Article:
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Foreign Direct Investment (FDI)

Definition, Advantages and Disadvantages


Foreign Direct Investment (FDI)

FDI increases economic growth and trade.


A rice farmer displays a banner reading 'Stop TPP participation' during an anti Trans-Pacific Partnership (TPP) free trade talks rally in Tokyo. FDI can put small farmers out of business.

Credit: KAZUHIRO NOGI/AFP/Getty Images

Definition: Foreign direct investment is of growing importance to global economic growth. This is especially important for developing and emerging market countries. FDI from investors in developed areas like the European Union and the U.S. provide funding and expertise to help smaller companies in these emerging markets to expand and increase international sales. In 2012, these emerging markets became the greatest beneficiary of FDI. Inflows exceeded those to developed countries by $130 billion.

The developed world also receives its fair share of cross-border investment, but of a different nature. Most of this was mergers and acquisitions between mature companies. These already-global corporations are engaged in restructuring or refocusing on core businesses. However, it gets recorded as FDI. This type of investment is more about maintenance, and less about making great strides in economic growth. (Source: UNCTAD, Annual FDI Report)

What Exactly Is Foreign Direct Investment?

The International Monetary Fund defines FDI as when one individual or business owns 10% or more of a foreign company's capital. Every financial transaction afterwards is considered by the IMF as an additional direct investment. If an investor owns less than 10%, it is considered as nothing more than an addition to his/her stock portfolio.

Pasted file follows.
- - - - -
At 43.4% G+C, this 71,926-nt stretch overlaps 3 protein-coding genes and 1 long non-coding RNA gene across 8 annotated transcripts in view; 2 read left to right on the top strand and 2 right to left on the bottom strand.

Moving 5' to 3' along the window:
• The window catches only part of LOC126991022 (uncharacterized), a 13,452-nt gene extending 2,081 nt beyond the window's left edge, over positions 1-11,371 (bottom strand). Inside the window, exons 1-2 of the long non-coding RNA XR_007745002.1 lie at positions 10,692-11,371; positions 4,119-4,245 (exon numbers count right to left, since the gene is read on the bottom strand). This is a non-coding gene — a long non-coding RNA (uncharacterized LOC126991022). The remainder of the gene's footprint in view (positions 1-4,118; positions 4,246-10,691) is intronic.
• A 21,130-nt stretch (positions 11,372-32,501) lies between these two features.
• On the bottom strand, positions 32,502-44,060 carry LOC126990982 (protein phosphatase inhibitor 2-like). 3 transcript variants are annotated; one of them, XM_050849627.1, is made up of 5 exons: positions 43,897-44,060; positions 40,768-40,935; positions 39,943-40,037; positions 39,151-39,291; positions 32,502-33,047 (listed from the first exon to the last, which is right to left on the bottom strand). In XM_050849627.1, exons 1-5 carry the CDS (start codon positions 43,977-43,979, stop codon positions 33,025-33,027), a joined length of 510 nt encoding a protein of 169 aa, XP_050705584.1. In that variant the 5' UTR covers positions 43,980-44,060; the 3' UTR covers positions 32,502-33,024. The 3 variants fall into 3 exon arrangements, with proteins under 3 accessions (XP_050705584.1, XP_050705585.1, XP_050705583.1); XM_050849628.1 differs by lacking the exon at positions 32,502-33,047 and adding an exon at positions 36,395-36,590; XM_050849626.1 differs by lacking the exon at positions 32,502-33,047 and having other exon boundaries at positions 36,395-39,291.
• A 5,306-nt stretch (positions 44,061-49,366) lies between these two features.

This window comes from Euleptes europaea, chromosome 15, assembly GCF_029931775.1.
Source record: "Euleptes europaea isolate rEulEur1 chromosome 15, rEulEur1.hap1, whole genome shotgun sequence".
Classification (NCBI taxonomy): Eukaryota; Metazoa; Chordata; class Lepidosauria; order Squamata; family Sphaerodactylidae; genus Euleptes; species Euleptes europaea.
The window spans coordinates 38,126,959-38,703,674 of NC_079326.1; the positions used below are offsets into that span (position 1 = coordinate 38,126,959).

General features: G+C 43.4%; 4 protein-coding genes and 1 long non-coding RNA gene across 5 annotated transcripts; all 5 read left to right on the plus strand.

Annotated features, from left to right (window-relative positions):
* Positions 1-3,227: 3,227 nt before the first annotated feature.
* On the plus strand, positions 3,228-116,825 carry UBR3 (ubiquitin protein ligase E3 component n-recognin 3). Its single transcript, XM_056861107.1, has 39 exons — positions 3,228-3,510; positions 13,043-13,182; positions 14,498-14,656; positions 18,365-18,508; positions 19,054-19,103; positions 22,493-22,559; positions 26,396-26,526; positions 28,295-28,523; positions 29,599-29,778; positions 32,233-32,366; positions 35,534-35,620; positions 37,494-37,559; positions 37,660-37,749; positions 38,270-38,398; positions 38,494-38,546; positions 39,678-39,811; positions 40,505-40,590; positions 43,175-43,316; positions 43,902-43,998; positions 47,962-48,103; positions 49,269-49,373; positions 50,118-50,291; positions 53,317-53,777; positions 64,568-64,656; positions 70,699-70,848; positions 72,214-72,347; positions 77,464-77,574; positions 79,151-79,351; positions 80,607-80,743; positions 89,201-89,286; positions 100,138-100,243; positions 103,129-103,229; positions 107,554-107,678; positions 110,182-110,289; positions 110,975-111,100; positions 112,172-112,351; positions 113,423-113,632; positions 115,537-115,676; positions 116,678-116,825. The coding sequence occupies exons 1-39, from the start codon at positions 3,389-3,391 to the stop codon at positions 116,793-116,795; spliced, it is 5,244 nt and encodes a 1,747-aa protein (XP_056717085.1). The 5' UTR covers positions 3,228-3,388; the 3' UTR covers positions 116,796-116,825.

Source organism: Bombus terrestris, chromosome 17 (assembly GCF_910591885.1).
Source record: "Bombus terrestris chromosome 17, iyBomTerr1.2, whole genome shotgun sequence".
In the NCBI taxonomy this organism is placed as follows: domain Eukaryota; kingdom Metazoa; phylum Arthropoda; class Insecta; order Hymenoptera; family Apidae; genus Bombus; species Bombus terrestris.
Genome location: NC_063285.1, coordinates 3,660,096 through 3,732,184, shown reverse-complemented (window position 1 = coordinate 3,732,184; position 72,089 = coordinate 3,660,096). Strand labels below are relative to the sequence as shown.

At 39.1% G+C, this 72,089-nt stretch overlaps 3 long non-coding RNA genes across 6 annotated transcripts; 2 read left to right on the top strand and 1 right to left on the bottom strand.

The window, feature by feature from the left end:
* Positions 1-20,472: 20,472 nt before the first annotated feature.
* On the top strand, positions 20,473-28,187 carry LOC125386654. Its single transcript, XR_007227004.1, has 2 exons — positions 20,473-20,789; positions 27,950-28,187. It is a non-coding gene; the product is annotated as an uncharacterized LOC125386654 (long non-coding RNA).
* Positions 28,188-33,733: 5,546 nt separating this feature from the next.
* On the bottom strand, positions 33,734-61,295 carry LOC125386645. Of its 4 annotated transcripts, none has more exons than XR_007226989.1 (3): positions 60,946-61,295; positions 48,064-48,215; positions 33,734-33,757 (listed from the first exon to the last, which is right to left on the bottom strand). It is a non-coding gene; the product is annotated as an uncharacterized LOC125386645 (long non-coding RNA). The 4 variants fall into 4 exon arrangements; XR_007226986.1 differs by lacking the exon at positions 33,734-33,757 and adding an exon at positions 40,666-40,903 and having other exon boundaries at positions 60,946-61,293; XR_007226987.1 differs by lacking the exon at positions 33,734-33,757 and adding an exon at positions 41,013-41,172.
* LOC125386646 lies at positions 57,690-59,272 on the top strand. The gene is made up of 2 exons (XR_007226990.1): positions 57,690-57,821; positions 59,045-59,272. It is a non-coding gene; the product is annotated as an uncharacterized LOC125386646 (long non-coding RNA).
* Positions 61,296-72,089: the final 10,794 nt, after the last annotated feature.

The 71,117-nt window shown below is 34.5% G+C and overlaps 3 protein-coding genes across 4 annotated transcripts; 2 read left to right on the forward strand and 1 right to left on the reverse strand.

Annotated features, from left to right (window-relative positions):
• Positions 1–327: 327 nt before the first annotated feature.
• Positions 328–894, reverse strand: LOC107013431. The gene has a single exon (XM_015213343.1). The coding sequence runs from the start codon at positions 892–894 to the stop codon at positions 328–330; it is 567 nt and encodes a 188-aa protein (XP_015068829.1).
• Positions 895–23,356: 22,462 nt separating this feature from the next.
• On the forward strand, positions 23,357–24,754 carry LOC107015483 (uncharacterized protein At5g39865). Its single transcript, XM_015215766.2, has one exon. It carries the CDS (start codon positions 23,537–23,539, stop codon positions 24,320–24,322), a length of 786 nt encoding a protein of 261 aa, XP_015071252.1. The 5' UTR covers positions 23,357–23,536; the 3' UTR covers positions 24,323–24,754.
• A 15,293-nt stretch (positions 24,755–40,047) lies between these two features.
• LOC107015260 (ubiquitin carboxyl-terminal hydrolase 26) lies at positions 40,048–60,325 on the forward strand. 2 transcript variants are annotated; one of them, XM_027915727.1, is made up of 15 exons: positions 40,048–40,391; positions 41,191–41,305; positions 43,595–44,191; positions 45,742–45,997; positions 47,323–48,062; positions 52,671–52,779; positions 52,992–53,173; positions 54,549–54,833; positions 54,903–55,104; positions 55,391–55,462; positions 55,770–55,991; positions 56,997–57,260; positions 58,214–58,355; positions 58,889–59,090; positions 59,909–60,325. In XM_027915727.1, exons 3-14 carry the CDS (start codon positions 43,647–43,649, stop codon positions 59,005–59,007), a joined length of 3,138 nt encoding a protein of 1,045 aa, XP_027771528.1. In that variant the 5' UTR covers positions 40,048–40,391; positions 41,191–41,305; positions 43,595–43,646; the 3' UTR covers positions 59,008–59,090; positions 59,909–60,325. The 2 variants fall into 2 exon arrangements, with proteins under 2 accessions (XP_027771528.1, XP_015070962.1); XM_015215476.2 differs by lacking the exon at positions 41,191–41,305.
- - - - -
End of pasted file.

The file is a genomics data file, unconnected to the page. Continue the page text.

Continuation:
With only a 10% ownership, the investor may or may not have the controlling interest in the foreign business. However, even with just 10%, the investor usually has significant influence on the company's management, operations and policies. For this reason, most governmental agencies want to keep tabs on who is investing in their country's businesses. (Source: Definitions of Foreign Direct Investment: A Methodological Note, Maitena Duce1, Banco de Espana, July 31, 2003)

Advantages of Foreign Direct Investment

Foreign direct investment has many advantages for both the investor and the recipient. One of the primary benefits is that it allows money to freely go to whatever business has the best prospects for growth anywhere in the world. That's because investors aggressively seek the best return for their money with the least risk. This motive is color-blind, doesn't care about religion or form of government.

This gives well-run businesses -- regardless of race, color or creed -- a competitive advantage. It reduces (but, of course, doesn't eliminate) the effects of politics, cronyism and bribery. As a result, the smartest money goes to the best businesses all over the world, bringing these goods and services to market faster than if unrestricted FDI weren't available.

Investors receive additional benefits. Their risk is reduced because they can diversify their holdings outside of a specific country, industry or political system. Diversification always increases return without increasing risk.